I found my daughter online not quite ten years ago. She confirmed for me I had the correct person and we exchanged a few emails. I believe we also once chatted via AOL instant message. Sometime during the exchange, she shared a fear. She feared I expected her to be something she was not. She never told me exactly what that meant. I should have asked as I presumptuously assured her I did not. I told her I wanted to know who she is today and I had no expectations.
This was an honest statement by one side of my personality – the adult, mature, educated side. I had read my books, talked to my adoptee friends, and absorbed all the suggested do’s and do not’s of reunion. I was mindful of the name issue. I never pushed meeting face to face. I asked permission to send presents. I told her she was driving us to whatever destination might be down our reunion road. I tried to be really good and respectful and give her space. When she told me to go away, I did. Even after going away I worked to keep the doors open so that she would feel welcome to contact me in the future should she change her mind.
I was very sincere in all sentiments. I did not expect her to be anything in particular. I was blissfully happy to know she was alive. I knew what she looked like. I knew where she was.
I have recently realized I was not completely honest with her or even myself back then.
There was (and still is) a version of me that did have expectations.
And still does.
Since May 19, 1986 (the day I surrendered my daughter to closed stranger adoption), I have had to deal with a certain duality, a split personality of sorts. Inside my singular body exists two strong-minded women. There is the young eighteen-year-old mother surrendering her child as well as the forty seven year old women I am today. As I write this, I am the forty-seven year old professional, successful parent of two sons, volunteer, student, writer, wife and activist and yet I am simultaneously that eighteen-year old mother alone without her child. Always. At the same time. This dual existence may not be obvious to the outside world but to me, I feel it, her, us, every day. She kicks me in the throat and stops my words from coming. She pinches me behind the eyes and causes salty tears to gather in glassy pools on my lower eyelids. She weighs me down in the morning and prevents me from getting out of bed at a decent time.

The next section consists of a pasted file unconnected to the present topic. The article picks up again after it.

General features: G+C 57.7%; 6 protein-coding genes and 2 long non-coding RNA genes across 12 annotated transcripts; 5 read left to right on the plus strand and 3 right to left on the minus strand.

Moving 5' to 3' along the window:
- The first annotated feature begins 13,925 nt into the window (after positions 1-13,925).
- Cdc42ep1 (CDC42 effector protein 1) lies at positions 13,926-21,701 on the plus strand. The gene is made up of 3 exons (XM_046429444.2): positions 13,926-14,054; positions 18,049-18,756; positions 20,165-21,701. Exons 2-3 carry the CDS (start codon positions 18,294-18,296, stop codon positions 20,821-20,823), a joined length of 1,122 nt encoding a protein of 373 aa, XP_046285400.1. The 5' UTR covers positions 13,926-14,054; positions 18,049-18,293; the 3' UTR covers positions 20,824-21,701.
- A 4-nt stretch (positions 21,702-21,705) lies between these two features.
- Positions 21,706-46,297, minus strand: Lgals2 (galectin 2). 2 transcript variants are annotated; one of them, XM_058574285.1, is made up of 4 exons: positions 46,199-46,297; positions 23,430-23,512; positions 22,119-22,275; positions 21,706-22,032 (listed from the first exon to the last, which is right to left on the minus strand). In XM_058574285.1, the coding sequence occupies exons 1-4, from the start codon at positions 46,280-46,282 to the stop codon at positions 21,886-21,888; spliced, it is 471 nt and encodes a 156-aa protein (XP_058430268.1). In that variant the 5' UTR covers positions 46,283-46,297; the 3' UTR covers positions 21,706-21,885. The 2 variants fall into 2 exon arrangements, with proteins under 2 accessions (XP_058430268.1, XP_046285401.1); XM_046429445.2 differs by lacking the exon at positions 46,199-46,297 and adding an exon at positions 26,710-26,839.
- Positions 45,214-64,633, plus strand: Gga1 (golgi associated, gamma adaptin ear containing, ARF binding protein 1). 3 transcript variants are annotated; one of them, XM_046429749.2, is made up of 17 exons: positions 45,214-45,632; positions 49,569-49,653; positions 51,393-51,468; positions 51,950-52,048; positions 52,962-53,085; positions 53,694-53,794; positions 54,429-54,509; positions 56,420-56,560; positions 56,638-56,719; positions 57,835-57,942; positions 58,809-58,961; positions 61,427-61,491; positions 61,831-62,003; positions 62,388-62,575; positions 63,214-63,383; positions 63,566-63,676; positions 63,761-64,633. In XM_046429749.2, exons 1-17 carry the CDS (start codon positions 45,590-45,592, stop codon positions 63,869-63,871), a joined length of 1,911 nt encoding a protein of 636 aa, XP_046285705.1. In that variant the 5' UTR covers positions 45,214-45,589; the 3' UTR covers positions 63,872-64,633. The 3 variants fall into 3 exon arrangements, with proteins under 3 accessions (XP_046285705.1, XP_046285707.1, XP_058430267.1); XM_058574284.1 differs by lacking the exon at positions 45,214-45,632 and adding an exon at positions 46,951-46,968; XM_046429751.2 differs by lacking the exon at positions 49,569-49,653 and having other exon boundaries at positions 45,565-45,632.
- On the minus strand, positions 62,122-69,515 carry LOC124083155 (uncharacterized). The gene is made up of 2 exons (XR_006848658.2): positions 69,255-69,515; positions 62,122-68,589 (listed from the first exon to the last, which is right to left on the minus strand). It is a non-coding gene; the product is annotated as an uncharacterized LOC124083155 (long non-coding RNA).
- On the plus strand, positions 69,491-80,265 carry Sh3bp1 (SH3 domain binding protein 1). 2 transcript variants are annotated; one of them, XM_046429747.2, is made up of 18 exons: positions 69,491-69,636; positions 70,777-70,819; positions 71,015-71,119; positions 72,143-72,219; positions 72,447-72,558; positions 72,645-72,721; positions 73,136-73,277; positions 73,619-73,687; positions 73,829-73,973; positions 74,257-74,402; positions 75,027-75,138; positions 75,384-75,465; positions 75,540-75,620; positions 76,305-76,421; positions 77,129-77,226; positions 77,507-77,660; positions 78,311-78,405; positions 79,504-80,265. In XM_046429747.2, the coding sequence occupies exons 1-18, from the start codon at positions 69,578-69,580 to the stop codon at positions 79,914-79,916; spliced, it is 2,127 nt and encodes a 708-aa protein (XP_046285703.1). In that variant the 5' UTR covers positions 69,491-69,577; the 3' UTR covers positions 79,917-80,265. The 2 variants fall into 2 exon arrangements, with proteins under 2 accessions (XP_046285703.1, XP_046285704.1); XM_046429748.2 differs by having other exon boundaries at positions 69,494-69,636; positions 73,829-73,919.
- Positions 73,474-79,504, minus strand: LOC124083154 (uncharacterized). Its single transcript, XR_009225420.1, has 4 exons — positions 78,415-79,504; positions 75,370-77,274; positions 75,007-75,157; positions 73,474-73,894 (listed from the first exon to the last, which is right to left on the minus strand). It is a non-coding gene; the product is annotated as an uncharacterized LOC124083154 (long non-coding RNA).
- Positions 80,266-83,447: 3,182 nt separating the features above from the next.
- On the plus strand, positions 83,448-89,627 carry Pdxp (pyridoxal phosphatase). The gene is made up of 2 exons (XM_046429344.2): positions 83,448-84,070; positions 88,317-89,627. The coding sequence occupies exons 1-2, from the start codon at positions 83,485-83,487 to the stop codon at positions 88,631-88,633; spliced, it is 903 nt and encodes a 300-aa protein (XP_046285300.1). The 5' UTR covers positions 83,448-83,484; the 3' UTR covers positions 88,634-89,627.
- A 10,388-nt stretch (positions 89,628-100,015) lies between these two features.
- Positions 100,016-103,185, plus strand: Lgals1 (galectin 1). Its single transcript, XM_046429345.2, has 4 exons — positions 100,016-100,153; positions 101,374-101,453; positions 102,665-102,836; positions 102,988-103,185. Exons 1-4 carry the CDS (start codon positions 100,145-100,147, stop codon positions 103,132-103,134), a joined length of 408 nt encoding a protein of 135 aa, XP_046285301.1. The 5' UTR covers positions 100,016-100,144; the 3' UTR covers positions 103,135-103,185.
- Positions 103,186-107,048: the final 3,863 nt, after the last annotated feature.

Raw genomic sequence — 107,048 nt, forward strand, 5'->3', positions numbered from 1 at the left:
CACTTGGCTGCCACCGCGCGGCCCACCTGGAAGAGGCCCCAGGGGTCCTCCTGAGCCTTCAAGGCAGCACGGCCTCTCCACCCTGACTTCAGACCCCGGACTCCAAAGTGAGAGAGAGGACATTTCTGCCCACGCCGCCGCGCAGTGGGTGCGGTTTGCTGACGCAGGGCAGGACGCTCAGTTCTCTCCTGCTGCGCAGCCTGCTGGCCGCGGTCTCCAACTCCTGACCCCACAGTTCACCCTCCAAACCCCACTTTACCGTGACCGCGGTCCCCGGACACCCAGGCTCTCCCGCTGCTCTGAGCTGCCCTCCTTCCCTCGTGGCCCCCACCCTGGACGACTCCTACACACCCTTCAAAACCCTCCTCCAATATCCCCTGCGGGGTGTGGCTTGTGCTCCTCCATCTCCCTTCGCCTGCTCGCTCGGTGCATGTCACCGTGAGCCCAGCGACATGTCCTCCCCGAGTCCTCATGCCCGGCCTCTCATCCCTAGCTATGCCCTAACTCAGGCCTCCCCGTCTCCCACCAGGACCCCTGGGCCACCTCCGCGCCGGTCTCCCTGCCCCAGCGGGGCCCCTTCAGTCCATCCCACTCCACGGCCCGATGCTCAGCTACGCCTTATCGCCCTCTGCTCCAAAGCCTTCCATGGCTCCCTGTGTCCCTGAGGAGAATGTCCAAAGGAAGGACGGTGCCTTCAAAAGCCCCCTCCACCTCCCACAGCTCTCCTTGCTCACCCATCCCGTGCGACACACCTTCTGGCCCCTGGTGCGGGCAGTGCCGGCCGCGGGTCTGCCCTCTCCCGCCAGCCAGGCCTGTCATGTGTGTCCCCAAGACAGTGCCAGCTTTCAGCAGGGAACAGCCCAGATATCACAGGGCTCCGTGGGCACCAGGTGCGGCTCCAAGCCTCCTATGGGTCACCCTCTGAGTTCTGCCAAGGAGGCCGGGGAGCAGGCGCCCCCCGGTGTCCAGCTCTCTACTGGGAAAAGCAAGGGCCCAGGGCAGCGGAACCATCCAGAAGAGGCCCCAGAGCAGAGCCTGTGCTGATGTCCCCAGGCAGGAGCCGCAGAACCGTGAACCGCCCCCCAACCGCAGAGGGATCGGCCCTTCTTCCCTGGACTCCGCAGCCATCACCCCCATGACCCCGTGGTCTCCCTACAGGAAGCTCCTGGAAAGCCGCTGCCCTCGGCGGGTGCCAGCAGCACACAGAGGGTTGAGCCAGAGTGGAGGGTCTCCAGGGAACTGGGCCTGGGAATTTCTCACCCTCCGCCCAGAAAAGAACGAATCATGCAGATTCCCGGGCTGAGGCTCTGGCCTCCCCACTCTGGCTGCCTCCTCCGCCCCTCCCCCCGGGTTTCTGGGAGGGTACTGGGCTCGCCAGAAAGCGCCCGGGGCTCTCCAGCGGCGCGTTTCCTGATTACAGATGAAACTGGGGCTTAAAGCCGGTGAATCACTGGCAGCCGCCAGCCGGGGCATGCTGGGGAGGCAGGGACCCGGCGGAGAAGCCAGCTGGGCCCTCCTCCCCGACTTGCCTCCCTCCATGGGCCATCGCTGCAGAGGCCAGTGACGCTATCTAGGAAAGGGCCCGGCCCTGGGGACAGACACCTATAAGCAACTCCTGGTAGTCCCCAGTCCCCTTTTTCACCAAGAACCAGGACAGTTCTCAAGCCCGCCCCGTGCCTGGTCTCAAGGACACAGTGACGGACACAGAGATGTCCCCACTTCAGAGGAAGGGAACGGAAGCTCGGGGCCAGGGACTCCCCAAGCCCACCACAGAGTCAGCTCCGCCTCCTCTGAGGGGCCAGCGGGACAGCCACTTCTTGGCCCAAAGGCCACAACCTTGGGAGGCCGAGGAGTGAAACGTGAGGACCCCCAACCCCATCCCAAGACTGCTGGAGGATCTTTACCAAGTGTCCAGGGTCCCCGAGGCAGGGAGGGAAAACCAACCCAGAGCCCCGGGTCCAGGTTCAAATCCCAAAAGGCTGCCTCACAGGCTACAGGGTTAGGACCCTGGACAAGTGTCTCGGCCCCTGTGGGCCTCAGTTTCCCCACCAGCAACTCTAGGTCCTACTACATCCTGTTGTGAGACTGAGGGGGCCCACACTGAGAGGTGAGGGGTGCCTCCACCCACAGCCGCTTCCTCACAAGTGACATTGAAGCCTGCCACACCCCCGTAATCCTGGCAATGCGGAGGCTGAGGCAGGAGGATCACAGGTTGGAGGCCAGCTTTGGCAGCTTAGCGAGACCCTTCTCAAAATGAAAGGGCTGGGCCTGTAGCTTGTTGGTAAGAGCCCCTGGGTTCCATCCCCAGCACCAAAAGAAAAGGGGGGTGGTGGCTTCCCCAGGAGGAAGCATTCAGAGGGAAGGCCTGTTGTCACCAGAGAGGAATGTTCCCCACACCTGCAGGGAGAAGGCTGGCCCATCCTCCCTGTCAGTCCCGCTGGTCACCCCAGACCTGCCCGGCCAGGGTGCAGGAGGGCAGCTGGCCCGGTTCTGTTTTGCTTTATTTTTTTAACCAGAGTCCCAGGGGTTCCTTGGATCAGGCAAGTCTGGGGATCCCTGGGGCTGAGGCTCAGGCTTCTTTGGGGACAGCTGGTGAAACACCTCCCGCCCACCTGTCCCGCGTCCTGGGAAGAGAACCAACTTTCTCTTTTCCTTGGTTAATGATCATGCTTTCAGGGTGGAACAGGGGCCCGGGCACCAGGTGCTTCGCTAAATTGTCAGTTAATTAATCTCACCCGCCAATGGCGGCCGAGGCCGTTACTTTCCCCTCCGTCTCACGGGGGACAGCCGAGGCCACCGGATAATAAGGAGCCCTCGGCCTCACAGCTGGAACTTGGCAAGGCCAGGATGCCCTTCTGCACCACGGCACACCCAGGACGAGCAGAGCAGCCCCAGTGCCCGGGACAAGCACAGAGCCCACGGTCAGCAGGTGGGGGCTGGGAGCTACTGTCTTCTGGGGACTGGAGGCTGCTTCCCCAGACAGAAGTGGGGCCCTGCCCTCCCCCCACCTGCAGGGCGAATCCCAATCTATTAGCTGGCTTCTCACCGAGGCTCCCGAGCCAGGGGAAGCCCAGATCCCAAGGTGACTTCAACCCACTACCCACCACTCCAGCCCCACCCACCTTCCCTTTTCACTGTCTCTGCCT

I am both of these women at all times.
The older version of me? The today me? Curvy chick with purple hair? She is the one who spoke for us and said we did not expect anything. She/I was wrong. While she/I meant what we said, we did not have the right to speak for the red haired eighteen-year-old mother as well. We failed to consult her.
This eighteen year old mother has been really pissed off at the older version me for almost ten years. She did have expectations. She was promised certain things. She believed in them and waited for the day they would arrive. She hung her sanity on their existence.
Is it any wonder she is trashing inside of me angry that none of those things have come true?
How do I apologize?
What do I tell her?
How can I make sense of that which does not make sense and may never make sense?